I only play holdem poker, but I would like to learn how to play omaha too. I know the rules and stuff but I would be absolutely clueless what strategies or books do you guys suggest so that I could learn how to play omaha? I understand general poker rules such as limited limping and bluffing at lower levels and to play a TAG like style against not the best players. But what does that even mean? What hands should I be aggressive with? There are unlimited hands you could have almost, so I dont know what counts as a great hand or whatever. Huge thanks to anyone who helps me out. Im starting with just Omaha Hi, and then maybe move to hi/lo afterwards.
Almost nobody raises preflop at Replay. If you do see a raise, it’s usually AA, somethimes KK, but this kind of hand is usually over played. Omaha is a game of the nuts, one pair hands are hard to improve and rarely win the pot if you get action.
You really need the nut flush or better to have any confidence. Straights often play to a chop, flushes never do.
Double suited hands are good. Having at least 3 Broadway cards is good.
One situation unique to Omaha is the wrap, which is a straight draw with more than 8 outs. The best wraps have up to 20 outs, so almost half the deck will complete your straight! With wraps, you want to count nut outs and non-nutted outs. For example…
On a T93 flop…
QJ78 will have 20 outs, 14 of them to the nuts, but KQJ8 will have 16 outs, and all of them will be to the nuts. It’s not just about how many outs you have, it’s about the quality of those outs.
Obviously, there is a lot more to Omaha than the few points I made here. It’s a complicated and nuanced game. In general though, if you push and get action, you better have the nuts because if you don’t, odds are good that somebody will.
To get your feet under you with Omaha or Omaha Hi/Lo play freerolls. You only use up your time and no chips.
(copied from my RP profile): “There are several good books by Sklansky and/or Malmouth on Holdem and several more on Omaha and Omaha Hi-Lo by Mike Cappelletti that are very much worth reading.”
Though older, these books are easily found on line and usually low priced, especially if used. It isn’t as if the information “goes out of code” with time.
If flopping the nuts and losing is upsetting to you I wouldn’t advise this game. It happens way more often than in other forms of poker. Because of the wrap-around factor that SPG mentions one can feel confident after flopping a big set or a straight and when the right card comes on the turn one can often experience that sinking feeling of having lost control of the hand without having really done anything wrong. It’s the most brutal and unforgiving form of poker in my opinion.
When no one raises pre-flop it’s called bingo. I’ve noticed that there’s a lot of that recently in some games. Which is okay with me in a way. I can outplay my share of players on the flop but it’s still bingo. I always raise with premium hands and sometimes down to 88 in middle position. I’ll also slow-play AJ and AQ in small blinds etc. Just playing ‘by the book’ and never mixing up one’s play leads to a very stagnant and uncreative player. They are called grinders. Very predictable.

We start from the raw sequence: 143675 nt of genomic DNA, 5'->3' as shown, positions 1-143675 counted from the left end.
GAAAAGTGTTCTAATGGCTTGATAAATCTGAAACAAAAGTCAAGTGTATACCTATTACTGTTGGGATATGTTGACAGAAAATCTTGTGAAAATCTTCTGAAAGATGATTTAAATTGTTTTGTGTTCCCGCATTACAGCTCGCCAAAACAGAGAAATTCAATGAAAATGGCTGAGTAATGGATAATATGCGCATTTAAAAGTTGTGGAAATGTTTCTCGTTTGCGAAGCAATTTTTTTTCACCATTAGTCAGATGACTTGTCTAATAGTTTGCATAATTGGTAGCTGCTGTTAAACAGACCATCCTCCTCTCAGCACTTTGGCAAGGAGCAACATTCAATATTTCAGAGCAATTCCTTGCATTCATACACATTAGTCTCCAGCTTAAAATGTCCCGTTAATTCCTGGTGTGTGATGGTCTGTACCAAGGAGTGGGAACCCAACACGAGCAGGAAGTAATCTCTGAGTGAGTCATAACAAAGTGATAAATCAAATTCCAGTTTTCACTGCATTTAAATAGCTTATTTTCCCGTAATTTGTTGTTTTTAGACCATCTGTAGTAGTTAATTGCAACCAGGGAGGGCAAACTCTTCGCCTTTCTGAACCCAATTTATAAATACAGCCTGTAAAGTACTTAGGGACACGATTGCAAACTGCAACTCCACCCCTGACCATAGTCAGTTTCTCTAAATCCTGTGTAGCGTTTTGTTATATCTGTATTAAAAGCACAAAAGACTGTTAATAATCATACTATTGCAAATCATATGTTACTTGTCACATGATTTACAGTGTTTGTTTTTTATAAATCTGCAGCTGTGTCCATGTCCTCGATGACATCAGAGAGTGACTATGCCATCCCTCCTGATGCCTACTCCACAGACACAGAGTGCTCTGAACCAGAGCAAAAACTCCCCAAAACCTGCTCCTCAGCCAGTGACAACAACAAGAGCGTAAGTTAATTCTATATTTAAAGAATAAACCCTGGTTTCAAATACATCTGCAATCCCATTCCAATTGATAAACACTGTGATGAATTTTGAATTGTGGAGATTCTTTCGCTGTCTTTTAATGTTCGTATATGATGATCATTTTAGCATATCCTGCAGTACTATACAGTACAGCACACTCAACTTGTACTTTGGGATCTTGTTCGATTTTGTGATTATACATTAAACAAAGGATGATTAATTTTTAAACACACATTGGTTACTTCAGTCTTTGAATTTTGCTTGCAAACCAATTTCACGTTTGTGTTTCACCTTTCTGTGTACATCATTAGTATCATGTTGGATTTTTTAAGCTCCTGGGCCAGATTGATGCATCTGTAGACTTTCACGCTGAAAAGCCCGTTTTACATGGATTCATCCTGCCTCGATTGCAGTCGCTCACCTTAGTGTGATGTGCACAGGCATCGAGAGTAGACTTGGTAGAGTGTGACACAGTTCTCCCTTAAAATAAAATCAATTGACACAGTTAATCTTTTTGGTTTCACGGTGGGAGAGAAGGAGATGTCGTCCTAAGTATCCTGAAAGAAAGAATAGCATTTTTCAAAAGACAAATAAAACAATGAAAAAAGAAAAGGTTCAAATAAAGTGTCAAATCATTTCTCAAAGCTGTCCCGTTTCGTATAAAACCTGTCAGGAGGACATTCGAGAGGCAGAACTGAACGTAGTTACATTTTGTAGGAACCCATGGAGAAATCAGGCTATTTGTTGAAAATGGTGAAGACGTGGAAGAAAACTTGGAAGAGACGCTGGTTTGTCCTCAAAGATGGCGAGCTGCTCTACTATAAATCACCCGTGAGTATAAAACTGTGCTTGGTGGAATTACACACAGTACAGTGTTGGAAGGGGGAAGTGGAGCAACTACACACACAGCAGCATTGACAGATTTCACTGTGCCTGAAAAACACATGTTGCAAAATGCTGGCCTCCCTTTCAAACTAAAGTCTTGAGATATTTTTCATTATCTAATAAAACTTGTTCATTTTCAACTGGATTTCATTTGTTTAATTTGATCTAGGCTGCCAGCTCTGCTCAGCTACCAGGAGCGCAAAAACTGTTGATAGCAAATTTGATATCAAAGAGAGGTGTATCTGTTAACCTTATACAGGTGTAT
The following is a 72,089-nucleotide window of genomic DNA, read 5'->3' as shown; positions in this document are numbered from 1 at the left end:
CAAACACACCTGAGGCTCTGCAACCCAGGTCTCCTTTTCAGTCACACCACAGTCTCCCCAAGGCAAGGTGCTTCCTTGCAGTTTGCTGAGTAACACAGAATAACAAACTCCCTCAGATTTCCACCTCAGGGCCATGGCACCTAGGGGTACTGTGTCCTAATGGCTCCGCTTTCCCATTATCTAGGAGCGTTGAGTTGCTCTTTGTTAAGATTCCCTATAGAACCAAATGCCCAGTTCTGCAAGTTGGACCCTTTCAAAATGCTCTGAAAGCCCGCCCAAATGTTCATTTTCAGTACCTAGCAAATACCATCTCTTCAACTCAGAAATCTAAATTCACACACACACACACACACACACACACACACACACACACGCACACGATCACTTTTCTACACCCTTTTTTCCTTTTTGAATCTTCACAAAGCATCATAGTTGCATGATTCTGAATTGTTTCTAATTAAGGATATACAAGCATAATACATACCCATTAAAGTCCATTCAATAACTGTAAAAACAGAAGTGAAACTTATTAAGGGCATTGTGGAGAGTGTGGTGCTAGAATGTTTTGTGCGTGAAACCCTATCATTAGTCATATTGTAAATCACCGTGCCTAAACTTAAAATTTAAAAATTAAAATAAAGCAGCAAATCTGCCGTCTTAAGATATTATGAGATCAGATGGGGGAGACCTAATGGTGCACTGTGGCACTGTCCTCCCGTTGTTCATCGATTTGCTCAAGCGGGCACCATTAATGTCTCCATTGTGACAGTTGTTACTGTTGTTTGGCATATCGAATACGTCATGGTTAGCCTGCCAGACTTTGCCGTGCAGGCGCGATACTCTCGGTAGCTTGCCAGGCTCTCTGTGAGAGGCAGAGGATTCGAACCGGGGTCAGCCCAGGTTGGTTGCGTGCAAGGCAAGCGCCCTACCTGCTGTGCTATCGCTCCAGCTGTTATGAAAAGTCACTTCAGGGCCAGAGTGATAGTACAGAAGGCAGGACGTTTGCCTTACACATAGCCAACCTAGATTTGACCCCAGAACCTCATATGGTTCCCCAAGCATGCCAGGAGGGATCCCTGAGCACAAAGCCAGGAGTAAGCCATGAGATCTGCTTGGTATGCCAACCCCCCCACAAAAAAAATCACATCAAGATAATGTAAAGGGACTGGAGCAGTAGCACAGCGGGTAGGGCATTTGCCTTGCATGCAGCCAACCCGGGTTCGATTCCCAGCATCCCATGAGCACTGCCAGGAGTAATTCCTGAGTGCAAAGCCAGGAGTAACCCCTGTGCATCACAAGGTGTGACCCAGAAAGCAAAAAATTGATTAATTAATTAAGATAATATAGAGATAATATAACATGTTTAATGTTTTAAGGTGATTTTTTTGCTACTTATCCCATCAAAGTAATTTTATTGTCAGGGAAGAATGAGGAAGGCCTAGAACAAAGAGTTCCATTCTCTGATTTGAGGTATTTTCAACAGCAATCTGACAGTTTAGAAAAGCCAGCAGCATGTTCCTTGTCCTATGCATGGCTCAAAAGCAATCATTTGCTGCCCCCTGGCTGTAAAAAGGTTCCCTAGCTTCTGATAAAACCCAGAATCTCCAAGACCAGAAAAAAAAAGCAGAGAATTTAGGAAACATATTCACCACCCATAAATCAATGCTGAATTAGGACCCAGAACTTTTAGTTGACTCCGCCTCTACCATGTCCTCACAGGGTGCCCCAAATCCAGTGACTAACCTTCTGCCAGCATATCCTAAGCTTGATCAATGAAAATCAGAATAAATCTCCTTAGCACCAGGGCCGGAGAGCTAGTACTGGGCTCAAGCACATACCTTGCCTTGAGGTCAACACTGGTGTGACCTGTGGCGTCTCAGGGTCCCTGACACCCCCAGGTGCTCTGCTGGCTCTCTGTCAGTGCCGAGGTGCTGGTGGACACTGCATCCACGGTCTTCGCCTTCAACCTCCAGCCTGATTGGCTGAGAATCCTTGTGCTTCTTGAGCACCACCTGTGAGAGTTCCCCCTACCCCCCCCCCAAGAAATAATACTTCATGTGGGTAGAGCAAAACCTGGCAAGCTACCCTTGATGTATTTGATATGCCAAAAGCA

I played five card draw in L.A. (only game that was legal there up until1984) in 1983 and if one were to have the misfortune to be sitting at a table with seven rocks and you get stuck for a Franklin you are mostly sol getting it back. You can rarely create action by oneself without being targeted. However, if one or two other young guys sat down we could make those old farts gamble! Like myself and Illcallall do when we are at the same table. If the other players don’t join in then he and I just have our own private game until one of us knocks the other one out. And then you’ve doubled up early. We get a kick out of jamming it up. The rocks hate it!
I know you know all this. When the game is dead sometimes you have to wake it up. Which means raising before the flop!
I always thought “bingo” play is when someone else repeatedly goes all-in. And, they usually pick up only the blinds and anyone else’s chips who just call and no one calls their all-in bet.
Bingo refers to what you see a lot of at RP. That is 6-9 players that all call to see the flop in a usually un-raised pot. In other words the skill factor goes way down and is akin to playing bingo.
I also should’ve added that these all-in players only rely on “luck” to win the hand.
I still think you’re incorrect when labeling “bingo” players. JMO.
You are correct about the definition being (unskilled) players that play any two cards all the time. When there are many of these players at the same table a lot of ‘normal’ players also call with almost any two or four cards because the pot odds get close to being correct to call. Thus the skill level goes way down and everyone is simply playing bingo.